The new article describes in detail one of the regulatory pathways to be used in case of changes to an already marketed medical device – a 30-day supplement. 

The Food and Drug Administration (FDA or the Agency), the US regulating authority in the sphere of healthcare products, has published a guidance document dedicated to modifications to devices subject to premarket approval (PMA). In particular, the document describes the PMA supplement decision-making process and highlights the key points to be considered by medical device manufacturers when determining the particular type of supplement to be used. It is also important to mention that the guidance documents issued by the FDA are non-binding in their legal nature, and are not intended to introduce new rules or impose new requirements, but rather to provide additional clarifications regarding the existing regulatory framework, as well as recommendations to be considered to ensure compliance thereto. The authority also mentions that an alternative approach could be applied, provided such an approach is in line with the existing legislation and has been agreed with the authority in advance. 

As was mentioned before, the guidance describes in detail all the existing types of submissions including, inter alia, the following ones:

  • Traditional PMA;
  • Panel-Track Supplement;
  • 180-Day Supplement;
  • Real-Time Supplement;
  • Special PMA Supplement; and
  • 30-Day Notice. 

By the virtue of the present guidance, the authority outlines the main features of the aforementioned submissions and explains the approach to be applied when determining the one to be filed depending on the changes in question. 


30-Day Notice: Key Points 

According to the applicable regulatory requirements, a party responsible for the device placed on the market under the PMA framework is entitled to submit written notification to the agency of a modification to the manufacturing procedure or method of manufacture affecting the safety and effectiveness of the device rather than submitting such change as a PMA supplement. In such a case, the device will be allowed for further marketing in 30 days from the date such notice was communicated to the FDA unless the latter will find such an approach unacceptable and notify the applicant accordingly within the said period – in this case, the submission will be converted to a 135-day supplement regulated under 21 CFR 814.39(f), and the applicant will be provided with the details regarding the actions to be taken or information to be provided to the authority for the changes to the device to be approved. In this respect, the authority refers to the guidance document “30-Day Notices and 135-Day PMA Supplements for Manufacturing Method or Process Changes” which contains further clarifications on the matter.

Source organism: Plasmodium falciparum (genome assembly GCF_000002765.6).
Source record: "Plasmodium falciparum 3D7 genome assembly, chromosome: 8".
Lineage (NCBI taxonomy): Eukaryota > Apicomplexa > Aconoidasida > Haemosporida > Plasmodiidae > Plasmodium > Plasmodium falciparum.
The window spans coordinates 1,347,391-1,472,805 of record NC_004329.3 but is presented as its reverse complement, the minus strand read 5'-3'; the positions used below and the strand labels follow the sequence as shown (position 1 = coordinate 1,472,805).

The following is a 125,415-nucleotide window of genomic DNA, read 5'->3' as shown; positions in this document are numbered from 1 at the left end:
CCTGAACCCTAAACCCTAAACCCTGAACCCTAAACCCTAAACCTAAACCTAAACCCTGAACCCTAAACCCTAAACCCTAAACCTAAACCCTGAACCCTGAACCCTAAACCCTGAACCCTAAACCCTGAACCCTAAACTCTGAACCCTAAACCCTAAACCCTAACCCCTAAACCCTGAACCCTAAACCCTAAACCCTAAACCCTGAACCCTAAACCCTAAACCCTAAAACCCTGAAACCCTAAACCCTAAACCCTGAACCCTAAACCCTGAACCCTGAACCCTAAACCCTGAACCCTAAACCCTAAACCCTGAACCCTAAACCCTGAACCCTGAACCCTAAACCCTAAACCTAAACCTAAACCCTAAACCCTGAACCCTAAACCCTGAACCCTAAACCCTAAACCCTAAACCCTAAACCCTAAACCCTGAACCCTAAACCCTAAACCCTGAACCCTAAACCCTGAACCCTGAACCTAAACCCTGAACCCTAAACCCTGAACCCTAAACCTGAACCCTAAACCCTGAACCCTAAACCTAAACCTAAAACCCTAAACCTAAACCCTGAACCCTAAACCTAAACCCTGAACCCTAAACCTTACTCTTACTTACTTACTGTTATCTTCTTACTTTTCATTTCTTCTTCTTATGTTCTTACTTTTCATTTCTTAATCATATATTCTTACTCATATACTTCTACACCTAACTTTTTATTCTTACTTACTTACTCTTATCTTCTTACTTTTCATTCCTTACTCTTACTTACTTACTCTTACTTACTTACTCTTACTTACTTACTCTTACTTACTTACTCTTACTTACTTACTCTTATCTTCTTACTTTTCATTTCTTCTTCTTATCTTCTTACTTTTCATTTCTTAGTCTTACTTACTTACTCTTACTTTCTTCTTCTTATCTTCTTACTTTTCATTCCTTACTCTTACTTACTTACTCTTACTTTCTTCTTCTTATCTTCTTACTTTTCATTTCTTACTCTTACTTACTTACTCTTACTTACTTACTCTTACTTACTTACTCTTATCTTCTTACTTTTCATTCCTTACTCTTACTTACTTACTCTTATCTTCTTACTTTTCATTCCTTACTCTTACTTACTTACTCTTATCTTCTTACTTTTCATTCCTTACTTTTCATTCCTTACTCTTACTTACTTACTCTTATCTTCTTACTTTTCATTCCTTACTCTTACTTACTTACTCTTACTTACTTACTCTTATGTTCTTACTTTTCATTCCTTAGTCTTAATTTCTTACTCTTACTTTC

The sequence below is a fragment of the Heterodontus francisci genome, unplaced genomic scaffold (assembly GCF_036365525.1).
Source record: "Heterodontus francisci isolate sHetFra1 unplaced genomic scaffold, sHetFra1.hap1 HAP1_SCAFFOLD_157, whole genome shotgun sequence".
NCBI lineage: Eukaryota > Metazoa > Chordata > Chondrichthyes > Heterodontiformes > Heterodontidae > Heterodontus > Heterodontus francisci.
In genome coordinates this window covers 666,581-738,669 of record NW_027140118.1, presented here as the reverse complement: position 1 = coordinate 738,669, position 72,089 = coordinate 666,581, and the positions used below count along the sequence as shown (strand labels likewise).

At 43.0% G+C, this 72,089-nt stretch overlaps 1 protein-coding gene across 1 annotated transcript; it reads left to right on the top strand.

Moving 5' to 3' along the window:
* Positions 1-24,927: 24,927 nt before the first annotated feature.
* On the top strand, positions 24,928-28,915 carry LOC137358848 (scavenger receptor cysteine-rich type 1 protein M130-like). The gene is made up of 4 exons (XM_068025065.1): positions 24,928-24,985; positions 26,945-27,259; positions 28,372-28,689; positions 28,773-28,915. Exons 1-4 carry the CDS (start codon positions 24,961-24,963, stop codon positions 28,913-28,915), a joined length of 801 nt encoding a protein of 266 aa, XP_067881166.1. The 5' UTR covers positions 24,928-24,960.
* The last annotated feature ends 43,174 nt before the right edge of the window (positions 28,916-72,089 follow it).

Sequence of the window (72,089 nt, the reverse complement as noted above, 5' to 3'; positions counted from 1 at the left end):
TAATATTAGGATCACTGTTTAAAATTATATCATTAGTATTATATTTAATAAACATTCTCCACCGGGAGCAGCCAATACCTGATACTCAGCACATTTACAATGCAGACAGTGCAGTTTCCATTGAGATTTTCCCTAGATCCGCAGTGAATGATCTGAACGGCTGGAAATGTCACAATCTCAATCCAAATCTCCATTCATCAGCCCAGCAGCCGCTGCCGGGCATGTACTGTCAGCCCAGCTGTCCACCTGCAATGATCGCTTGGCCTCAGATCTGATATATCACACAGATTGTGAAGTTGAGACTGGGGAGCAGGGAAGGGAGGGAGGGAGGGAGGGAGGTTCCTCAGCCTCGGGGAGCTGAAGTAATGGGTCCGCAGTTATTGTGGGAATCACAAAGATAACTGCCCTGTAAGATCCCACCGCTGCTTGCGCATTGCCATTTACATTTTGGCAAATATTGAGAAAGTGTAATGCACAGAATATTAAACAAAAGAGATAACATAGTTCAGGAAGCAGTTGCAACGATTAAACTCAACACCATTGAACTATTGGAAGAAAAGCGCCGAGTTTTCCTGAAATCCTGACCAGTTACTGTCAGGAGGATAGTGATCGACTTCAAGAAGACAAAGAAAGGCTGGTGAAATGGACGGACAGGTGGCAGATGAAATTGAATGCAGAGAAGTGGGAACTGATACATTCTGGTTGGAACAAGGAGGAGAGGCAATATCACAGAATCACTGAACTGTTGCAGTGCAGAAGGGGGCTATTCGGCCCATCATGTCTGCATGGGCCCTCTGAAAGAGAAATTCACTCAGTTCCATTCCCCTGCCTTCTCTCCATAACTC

Apart from describing the regulatory requirements set forth under the existing legislation, the authority also provides several examples demonstrating the particular way the approach described in the guidance should be applied. In some of the examples, a conversion from a 30-day notice to a 135-day supplement takes place, and in these cases, the authority provides more details regarding the main aspects to be considered. 


Manual to Automated Process 

The first example describes a situation when the manufacturer is making changes to the manufacturing process to replace a manual process with an automated one. The comprehensive information about such changes could be submitted within the scope of the 30-day notice. 


Supplier Change 

The second example provided in the guidance describes a situation when the manufacturer changes a qualified supplier of a critical component, provided the new component supplied meets the same specifications and has the same characteristics. In such a case, the scope of information to be submitted as a part of the 30-day notice should include, inter alia, specifications for the raw material, supplier evaluation procedures, and a description of the type and extent of control over the raw material/supplier for the old and new material/supplier. 

The third example describes a similar situation, but the changes are related to the qualified supplier of critical material. The authority additionally emphasizes that in such a case, the 30-day notice will be converted to a 135-day supplement if the submission will not contain all the tests necessary to qualify the new supplier, while the scope of tests required would depend on the nature of the device in question. 

In the fourth example, the manufacturer moves the quality control step to another place in the manufacturing process. According to the guidance, such a change will be eligible for the 30-day notice. 

At the same time, a conversion of a 30-day notice to a 135-day supplement will be needed in case of replacing the manual process with an automated one, provided there are no sufficient details provided by the manufacturer concerning the such change (the authority would expect to receive the information regarding tests conducted together with the validation data). The same conversion will be required in case of the introduction of a different test methodology. 

The last example describes the situation when the change in question allows sterile product release based on demonstration of conformity to pre-defined sterilization parameters (parametric release) rather than release based on demonstrating no growth of biological indicators (conventional release). In such a case, a 30-day notice will be acceptable. 

In summary, the present FDA guidance describes in detail the approach to be applied when determining the applicability of a 30-day notice. The document highlights the key aspects to be considered and also provides additional recommendations to be followed by medical device manufacturers intended to make changes to the products they are responsible for. 


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